The house I frequent in connection with Wanderers, a group started up by Terry's ISEPP as a kind of informal think tank (we have a coffee fund and that's about it), was Linus Pauling's boyhood home.
He got started on chemistry in the basement I believe (I imagine a kind of wax museum diorama, with tourists traipsing down to see the boy wonder in frozen action -- or how about some audioanimatronics?).
A lot of us think Oregon does too little to celebrate its native sons and daughters. Kenneth Snelson, originally form Pendleton, is another local boy who made the big time as the tensegrity sculptor, plus he has other claims to fame (including some thoughts about chemistry).
The above article might explain why Pauling isn't more celebrated. He dared to question authority, and that's a no-no the way many people think (authoritarians especially). But then, that's another hallmark of our state. We question a lot. It's that pioneering, trailblazing spirit.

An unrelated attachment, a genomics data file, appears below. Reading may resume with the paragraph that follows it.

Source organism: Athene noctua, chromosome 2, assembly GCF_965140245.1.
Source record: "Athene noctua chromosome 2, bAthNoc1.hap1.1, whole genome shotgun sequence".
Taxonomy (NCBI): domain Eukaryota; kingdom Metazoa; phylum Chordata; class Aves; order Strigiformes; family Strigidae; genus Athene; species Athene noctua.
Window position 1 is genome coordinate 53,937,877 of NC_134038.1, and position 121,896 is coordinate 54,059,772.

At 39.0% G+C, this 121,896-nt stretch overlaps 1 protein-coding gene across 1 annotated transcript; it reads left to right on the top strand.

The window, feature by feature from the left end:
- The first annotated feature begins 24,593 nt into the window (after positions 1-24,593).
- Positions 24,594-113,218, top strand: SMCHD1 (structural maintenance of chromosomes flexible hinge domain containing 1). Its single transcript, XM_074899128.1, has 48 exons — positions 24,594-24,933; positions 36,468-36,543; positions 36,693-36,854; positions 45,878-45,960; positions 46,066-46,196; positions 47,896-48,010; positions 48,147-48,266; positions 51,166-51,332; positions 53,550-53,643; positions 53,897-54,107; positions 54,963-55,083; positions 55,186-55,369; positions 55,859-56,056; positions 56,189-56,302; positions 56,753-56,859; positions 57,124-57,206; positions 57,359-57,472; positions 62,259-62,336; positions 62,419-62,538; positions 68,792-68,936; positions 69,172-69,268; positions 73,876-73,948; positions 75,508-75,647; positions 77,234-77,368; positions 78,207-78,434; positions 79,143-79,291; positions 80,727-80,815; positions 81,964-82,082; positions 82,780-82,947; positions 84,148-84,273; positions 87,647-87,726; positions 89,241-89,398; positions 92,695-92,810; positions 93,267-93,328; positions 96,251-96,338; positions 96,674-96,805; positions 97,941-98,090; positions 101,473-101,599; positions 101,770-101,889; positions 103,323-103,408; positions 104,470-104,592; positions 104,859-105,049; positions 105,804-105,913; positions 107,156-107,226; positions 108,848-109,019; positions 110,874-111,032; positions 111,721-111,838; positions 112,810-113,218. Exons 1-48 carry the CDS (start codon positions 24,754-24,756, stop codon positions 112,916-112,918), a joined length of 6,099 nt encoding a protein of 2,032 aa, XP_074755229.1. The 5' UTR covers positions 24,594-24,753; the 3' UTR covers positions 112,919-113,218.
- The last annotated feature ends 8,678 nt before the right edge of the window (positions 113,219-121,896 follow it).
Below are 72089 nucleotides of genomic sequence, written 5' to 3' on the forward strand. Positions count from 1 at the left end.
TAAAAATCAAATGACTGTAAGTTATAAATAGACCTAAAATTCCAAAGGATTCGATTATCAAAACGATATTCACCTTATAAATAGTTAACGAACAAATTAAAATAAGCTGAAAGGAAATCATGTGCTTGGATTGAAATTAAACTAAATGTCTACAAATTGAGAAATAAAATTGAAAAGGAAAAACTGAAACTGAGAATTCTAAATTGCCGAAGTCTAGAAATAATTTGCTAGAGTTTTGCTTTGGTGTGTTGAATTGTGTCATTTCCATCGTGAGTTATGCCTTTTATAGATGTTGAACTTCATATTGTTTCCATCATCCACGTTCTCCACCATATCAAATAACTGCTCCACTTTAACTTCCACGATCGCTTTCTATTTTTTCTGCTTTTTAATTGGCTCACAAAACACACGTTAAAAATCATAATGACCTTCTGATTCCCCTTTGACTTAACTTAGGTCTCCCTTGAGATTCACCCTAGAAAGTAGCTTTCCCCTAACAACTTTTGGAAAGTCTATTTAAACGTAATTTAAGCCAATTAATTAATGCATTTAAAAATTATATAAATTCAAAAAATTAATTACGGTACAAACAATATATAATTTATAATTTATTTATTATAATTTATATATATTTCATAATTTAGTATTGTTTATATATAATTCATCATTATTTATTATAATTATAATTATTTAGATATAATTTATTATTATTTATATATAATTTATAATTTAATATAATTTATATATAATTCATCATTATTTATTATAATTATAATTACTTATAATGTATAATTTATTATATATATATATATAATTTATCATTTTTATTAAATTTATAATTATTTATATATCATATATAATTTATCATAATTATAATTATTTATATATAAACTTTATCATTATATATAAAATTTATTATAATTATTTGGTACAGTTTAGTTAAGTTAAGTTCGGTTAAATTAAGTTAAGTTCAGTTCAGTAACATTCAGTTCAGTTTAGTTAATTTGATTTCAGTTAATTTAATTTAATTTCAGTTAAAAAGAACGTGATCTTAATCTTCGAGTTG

Questioning authority also means questioning your own beliefs and models of reality. If you don't do that sufficiently, in a somewhat unforgiving natural environment (Planet Earth for example), you may pay a high price (and as a species, we pay dearly and daily for what we choose to believe).